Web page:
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Day Three of redistricting: Window into reality and the defense of secret deals as 'entirely proper'

Senate President Don Gaetz testified under oath Wednesday that it was “entirely proper” for him to meet in secret with House Speaker Will Weatherford to reach a deal over a congressional map as part of the Legislature’s once-a-decade redistricting process.

Gaetz, R-Niceville, who along with Weatherford was chairman of his chamber’s redistricting maps in 2011-12, told the court that he and Weatherford met twice and agreed to settle on the Senate’s map design for the final joint congressional map. It included a provision that boosted the number of black voters in the meandering congressional District 5, a Democrat-majority district that slices through dozens of towns to collect black voters from Jacksonville to Orlando.

“It was entirely proper, it was entirely ordinary that we would meet as two committee chairs to work out differences,’’ Gaetz said during more than three hours of testimony.

The entire congressional map, particularly District 5, is being challenged as unconstitutional by a coalition of voters led by the League of Women Voters. They contend the redrawn map violates the “Fair Districts” standards added to the state Constitution by voters in 2010. It requires that districts may not be drawn to protect incumbents and or political parties.

The plaintiffs claim the redistricting process was “conducted in the shadows with the secret involvement of partisan operatives with key decisions being made by a tiny group of legislators and staff behind closed doors” to give Republicans the advantage.

Legislators deny the claim and say there is no evidence that the closed door meetings or work of consultants influenced the outcome of the maps, which were approved on a bipartisan vote.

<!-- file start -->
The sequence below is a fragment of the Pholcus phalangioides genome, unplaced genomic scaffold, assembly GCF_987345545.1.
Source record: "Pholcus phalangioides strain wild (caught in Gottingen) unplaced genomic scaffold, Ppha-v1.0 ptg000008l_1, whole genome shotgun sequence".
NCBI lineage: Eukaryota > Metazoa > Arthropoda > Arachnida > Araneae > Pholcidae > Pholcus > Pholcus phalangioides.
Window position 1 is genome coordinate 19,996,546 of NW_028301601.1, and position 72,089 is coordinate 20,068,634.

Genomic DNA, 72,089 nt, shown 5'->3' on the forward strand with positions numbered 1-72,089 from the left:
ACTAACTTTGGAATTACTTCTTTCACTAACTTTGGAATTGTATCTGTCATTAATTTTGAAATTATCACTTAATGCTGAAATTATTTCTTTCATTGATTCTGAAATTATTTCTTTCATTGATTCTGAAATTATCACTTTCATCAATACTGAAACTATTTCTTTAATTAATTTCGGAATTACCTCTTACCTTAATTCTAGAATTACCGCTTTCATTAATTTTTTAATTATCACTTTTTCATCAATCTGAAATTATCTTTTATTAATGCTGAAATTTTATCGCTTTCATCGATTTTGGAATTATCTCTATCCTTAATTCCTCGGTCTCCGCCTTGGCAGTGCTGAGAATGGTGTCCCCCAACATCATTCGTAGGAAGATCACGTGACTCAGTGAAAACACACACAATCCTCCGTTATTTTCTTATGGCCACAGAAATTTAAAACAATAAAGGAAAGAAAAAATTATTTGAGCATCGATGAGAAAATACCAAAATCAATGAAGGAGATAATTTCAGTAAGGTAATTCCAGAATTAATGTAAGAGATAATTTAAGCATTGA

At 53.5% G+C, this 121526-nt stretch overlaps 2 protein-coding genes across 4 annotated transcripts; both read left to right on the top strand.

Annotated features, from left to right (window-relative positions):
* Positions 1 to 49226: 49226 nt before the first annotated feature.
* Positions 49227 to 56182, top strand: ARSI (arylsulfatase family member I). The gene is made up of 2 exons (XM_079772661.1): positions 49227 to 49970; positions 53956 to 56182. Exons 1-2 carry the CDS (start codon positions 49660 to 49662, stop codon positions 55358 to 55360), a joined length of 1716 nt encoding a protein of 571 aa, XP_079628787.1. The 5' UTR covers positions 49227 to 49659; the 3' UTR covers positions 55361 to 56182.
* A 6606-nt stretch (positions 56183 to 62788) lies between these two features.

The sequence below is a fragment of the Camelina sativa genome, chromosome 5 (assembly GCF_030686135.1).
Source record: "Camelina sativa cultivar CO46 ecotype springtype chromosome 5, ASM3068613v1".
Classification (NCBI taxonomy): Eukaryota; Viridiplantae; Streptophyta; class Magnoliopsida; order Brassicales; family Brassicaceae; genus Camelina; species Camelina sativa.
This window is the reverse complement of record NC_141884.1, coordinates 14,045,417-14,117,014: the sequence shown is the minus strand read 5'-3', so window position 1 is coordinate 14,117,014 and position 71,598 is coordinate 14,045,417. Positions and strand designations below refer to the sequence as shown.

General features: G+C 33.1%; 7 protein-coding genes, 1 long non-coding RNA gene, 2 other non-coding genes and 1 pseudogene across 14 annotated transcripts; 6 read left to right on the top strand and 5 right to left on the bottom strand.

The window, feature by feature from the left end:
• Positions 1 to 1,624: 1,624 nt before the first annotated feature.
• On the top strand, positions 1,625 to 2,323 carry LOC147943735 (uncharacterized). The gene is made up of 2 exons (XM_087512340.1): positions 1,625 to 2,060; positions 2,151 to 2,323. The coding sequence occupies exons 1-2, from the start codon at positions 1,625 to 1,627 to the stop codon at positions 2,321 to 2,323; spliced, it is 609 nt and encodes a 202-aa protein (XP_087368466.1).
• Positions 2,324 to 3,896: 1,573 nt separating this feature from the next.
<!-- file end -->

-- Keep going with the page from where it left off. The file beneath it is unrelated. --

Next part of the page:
The case is the first time in state history that sitting legislators have been called to testify about their intentions, and the result has provided a window into legislative behavior and attitudes about transparency and public notice.

Gaetz told the court that there was no requirement for him and Weatherford to notify the public of the private meetings, though he added that “the door was open” and anyone could have walked in.

Weatherford, R-Wesley Chapel, acknowledged during testimony on Tuesday that the map was the subject of an amendment introduced with no discussion after he and Gaetz had reached the deal.

The plaintiffs are awaiting a ruling from the First District Court of Appeal about whether they can use 538 pages of documents from GOP political consultant Pat Bainter to prove their case. Bainter, whose legal bills are being financed by the Republican Party of Florida, argues that the documents are trade secrets and should not be made public in the case.

Circuit Judge Terry Lewis has ruled the documents are relevant but Bainter’s lawyers claim that if they are used they should be sealed and the courtroom closed.

Meanwhile, plaintiffs have shown that both Gaetz and Weatherford allowed for redistricting-related emails to be deleted, even though legislators expected that their maps would be challenged in court. Gaetz was asked about the policy Wednesday by plaintiffs attorney David King.

“I’m not sure I know how to delete emails,” Gaetz replied, and if they were deleted it was “not by me.”

Gaetz repeated claims made by Weatherford during his testimony on Tuesday that the process was the most “transparent” and inclusive in state history and that legislative leaders were not going to allow political consultants to influence the process.

“It wouldn’t be useful and could be tainting to the process,” Gaetz said.

The lawyers for the plaintiffs spent much of the day grilling Gaetz and Senate Redistricting Committee Staff Director John Guthrie about the assumptions they made when they built the maps, specifically their decision not to attempt to draft a more compact District 5. The congressional seat is held by U.S. Rep. Corrine Brown, D-Jacksonville, who is African-American.

The new Fair District standards require that districts be made as compact as possible without diminishing minority voting strength.

King asked Gaetz why he didn’t attempt to draw a more compact district.

Gaetz responded: “It was more important, in our judgment, to maintain a district that would make it likely that the minorities would be able to select a candidate of their choice” than it was to create a compact district.

Gaetz said the Senate sought to raise the percentage of black voters in Brown’s district to avoid a potential lawsuit under the Voting Rights Act.

Guthrie, the Senate’s redistricting expert, later contradicted that claim when he testified that increasing the district’s black population was “not a necessity.” He said he believed putting fewer blacks in the district — as the House had proposed — also would have withstood a legal challenge.